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How much? £23,545
On sale in the UK: Now
Engine: 1984cc 20v 5-cyl turbodiesel, 148bhp @ 3500rpm, 258lb ft @ 1750-2750rpm
Transmission: Six-speed manual, front-wheel drive
Performance: 9.6sec 0-62mph, 130mph, 65.7mpg, 114g/km
How heavy / made of? 1484kg/steel
How big (length/width/height in mm)? 4369/1802/1445
Need to know

CAR's rating

Rated 4 out of 54

Handling

Rated 3 out of 53

Performance

Rated 3 out of 53

Usability

Rated 3 out of 53

Feelgood factor

Rated 4 out of 54

Readers' rating

Rated 3 out of 53

Volvo V40 R-Design (2013) CAR review

By Ollie Kew

First Drives

29 January 2013 13:59

Volvo is rolling out its sporty trim level to the V40, with the launch of R-Design models. Think of R-design as Volvo’s answer to Audi’s S-line trim, or M Sport on a BMW. They look meaner, and punters are lured to them: 25% of British V40 hatch buyers on our shores are expected to tick the R-design box (compared with 10% of overseas punters).

CAR drove the Volvo V40 R-Design in D4 diesel and T3 petrol form to advise UK punters whether to tick the upgrade box.

What’s different about a Volvo V40 R-Design?

Outside, there’s a more aggressive front bumper with new LED running lights, and dummy rear diffusers sandwiched by twin exhaust pipes. Two-tone 17-inch wheels are standard-fit, with tasty diamond-cut 18s an option. Depending on the engine/model variant, R-Design will set you back an extra £430-2300

Inside you find a more sculpted steering wheel, attractive aluminium pedals and not-so-nice aluminium/blue striped dash inlays which look more like a foil chocolate wrapper ironed into the fascia surface than a crisp metallic highlight. Note to Volvo: your cabins do not require go-faster stripes. Still, you do get part-leather upholstery for the typically comfy seats. And gratuitous ‘R-design’ badging, naturally.

So the Volvo V40 R-Design gets no mechanical upgrades?

Just one in fact: you can have sports suspension for £500, which buys stiffer springs and a 10mm lowered ride height. More on how that affects the V40’s handling in a moment. But in short, R-design trim doesn’t turn your V40 into a hot hatch: you can spec it on everything from the lowly 94g/km, 78.5mpg (claimed) D2 diesel right through to the 178bhp T4 turbo petrol version.

The closest you’ll get a to a truly sporting V40 R-design is the £31,390 T5 model. Using a 250bhp petrol-fed turbocharged five-pot, it’s good for 62mph in 6.1secs, but its thirst and high entry price will make it a very niche choice in the UK.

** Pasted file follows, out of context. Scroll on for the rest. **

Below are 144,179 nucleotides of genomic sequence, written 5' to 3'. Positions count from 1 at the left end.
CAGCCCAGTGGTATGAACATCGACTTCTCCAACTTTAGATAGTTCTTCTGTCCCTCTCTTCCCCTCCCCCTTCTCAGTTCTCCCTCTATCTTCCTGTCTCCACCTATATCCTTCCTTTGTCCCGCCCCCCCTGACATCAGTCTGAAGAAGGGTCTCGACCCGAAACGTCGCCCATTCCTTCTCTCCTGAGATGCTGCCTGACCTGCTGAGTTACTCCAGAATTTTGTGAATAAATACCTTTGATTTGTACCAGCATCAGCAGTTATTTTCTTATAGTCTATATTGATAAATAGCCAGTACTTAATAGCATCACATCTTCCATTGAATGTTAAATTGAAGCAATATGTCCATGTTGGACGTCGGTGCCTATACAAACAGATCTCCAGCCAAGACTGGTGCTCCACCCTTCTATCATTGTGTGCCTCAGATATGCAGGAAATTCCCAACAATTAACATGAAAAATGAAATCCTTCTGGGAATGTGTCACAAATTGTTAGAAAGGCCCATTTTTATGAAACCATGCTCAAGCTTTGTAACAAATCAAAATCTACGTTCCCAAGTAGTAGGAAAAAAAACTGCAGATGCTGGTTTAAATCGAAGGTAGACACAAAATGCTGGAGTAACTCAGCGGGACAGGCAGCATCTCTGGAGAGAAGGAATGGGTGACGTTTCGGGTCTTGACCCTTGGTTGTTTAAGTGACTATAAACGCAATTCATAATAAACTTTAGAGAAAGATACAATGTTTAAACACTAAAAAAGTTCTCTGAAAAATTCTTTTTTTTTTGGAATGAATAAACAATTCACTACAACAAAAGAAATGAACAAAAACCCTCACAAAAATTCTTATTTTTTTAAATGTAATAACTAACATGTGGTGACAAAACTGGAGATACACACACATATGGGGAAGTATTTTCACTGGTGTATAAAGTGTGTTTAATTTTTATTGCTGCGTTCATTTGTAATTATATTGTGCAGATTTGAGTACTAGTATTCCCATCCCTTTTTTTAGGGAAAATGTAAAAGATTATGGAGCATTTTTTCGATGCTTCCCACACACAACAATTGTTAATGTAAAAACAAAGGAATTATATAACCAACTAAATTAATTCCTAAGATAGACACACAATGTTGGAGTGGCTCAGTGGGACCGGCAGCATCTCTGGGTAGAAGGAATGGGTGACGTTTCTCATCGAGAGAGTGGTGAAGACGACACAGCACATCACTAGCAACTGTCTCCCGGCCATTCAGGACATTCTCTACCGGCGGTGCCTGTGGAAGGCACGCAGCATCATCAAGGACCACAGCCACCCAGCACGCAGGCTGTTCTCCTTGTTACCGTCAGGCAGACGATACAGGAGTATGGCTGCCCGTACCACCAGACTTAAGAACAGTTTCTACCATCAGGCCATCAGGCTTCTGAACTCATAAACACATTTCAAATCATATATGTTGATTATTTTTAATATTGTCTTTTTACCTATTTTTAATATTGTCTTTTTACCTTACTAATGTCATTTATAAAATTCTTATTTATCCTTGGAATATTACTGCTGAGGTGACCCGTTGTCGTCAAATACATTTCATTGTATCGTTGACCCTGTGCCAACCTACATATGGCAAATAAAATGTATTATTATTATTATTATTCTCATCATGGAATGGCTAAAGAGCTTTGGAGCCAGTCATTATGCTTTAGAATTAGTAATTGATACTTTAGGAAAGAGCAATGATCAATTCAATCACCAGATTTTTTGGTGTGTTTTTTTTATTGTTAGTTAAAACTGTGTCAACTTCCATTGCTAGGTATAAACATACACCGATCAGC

Go on then, how does R-Design affect the Volvo V40’s drive?

For a start, save yourself £500 and don’t bother with the sport chassis option. While not exactly a bone-shaker, the lowered V40’s ride does suffer over Britain’s pockmarked network, and never really settles down and behaves at speed in the more composed way a regular V40 does. It’ll corner with less roll, and the V40 never feels like it’s going to get deflected into the scenery like some of its hard-riding German rivals, but it’s still a car set up for the family rather than B-road warriors.

Stick with regular R-design trim though, and the story’s rosier. Even on the 18-inch rims of our test cars, the V40 didn’t trade much ride comfort, or turn up road roar volume unduly at motorway speeds. Yes, it feels slightly less cushy than a lowly D2 on tiny 16-inch castors, but it’s perfectly acceptable, and besides, the body kit nicely enhances the V40’s doe-eyed styling.

Talk me through the rest of the Volvo V40 package

CAR tried the entry-level T3 petrol motor and top-spec D4 engines. To read our long-term running report of a regular V40 and the parsimonious D2 motor, click here.

Its brawnier five-cylinder D4 brother certainly sounds more appealing, and its 175bhp and 258lb ft look plenty. However, the maximum torque band only lasts from 1750rpm to 2750rpm, after which you’ll feel the urge surge tail off noticeably. Still, it requires less downshifting for overtakes and hills than the 113bhp D2 or 148bhp D3. Incidentally, that slick manual gearchange is a highlight of the V40’s dynamic repertoire, and more than reason enough to avoid the six-speed £1485 Geartronic auto, which slurs changes smoothly enough but doesn’t half pause to consider its options first.

Don’t automatically default to the diesel: there’s much to be said for the entry-level 148bhp T3 petrol. The four-pot turbo is naturally smoother and quieter, and doesn’t feel stressed by the V40’s 1380kg heft. It’ll hit 62mph in 8.8sec, and just about return 40mpg if you’re careful. It’s also £600 cheaper than the equivalent diesel.

Are you still a fan of the Volvo V40’s cabin?

It’s a Nordic treat inside, though the business-like blackness of R-design spec is less welcoming than the lighter hues of a regular V40.  Funky fully-digital instruments can be tailored to three modes: Elegance, Eco, and Performance. Click the indicator stalk and graphics for the speed, rev-counter and current MPG all trade places like a Lexus LFA’s adaptive display.